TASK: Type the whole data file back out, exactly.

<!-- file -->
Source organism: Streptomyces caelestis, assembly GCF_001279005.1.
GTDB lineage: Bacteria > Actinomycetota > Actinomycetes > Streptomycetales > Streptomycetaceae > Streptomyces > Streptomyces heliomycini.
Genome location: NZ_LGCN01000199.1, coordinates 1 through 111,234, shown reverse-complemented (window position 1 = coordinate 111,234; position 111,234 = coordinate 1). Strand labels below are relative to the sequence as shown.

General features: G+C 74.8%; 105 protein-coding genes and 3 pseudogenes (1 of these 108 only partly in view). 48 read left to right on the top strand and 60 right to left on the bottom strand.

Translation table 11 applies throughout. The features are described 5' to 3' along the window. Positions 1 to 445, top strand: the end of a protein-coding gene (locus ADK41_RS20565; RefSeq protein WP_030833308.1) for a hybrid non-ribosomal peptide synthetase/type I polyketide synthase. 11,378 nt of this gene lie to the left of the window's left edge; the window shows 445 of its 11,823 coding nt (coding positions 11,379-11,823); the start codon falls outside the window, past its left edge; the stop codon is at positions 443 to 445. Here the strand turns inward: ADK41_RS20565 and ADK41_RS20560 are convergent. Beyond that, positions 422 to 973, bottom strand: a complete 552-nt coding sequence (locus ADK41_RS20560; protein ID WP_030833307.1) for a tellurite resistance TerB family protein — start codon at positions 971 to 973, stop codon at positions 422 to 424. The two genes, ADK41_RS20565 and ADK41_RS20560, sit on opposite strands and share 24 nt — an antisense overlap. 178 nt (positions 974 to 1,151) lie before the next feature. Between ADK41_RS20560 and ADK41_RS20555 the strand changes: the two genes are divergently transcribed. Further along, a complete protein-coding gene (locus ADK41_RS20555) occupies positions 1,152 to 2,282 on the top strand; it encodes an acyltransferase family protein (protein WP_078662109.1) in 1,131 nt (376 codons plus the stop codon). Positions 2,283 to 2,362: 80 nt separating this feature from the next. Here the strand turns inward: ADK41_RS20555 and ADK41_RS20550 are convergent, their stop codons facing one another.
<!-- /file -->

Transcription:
Source organism: Streptomyces caelestis, assembly GCF_001279005.1.
GTDB lineage: Bacteria > Actinomycetota > Actinomycetes > Streptomycetales > Streptomycetaceae > Streptomyces > Streptomyces heliomycini.
Genome location: NZ_LGCN01000199.1, coordinates 1 through 111,234, shown reverse-complemented (window position 1 = coordinate 111,234; position 111,234 = coordinate 1). Strand labels below are relative to the sequence as shown.

General features: G+C 74.8%; 105 protein-coding genes and 3 pseudogenes (1 of these 108 only partly in view). 48 read left to right on the top strand and 60 right to left on the bottom strand.

Translation table 11 applies throughout. The features are described 5' to 3' along the window. Positions 1 to 445, top strand: the end of a protein-coding gene (locus ADK41_RS20565; RefSeq protein WP_030833308.1) for a hybrid non-ribosomal peptide synthetase/type I polyketide synthase. 11,378 nt of this gene lie to the left of the window's left edge; the window shows 445 of its 11,823 coding nt (coding positions 11,379-11,823); the start codon falls outside the window, past its left edge; the stop codon is at positions 443 to 445. Here the strand turns inward: ADK41_RS20565 and ADK41_RS20560 are convergent. Beyond that, positions 422 to 973, bottom strand: a complete 552-nt coding sequence (locus ADK41_RS20560; protein ID WP_030833307.1) for a tellurite resistance TerB family protein — start codon at positions 971 to 973, stop codon at positions 422 to 424. The two genes, ADK41_RS20565 and ADK41_RS20560, sit on opposite strands and share 24 nt — an antisense overlap. 178 nt (positions 974 to 1,151) lie before the next feature. Between ADK41_RS20560 and ADK41_RS20555 the strand changes: the two genes are divergently transcribed. Further along, a complete protein-coding gene (locus ADK41_RS20555) occupies positions 1,152 to 2,282 on the top strand; it encodes an acyltransferase family protein (protein WP_078662109.1) in 1,131 nt (376 codons plus the stop codon). Positions 2,283 to 2,362: 80 nt separating this feature from the next. Here the strand turns inward: ADK41_RS20555 and ADK41_RS20550 are convergent, their stop codons facing one another.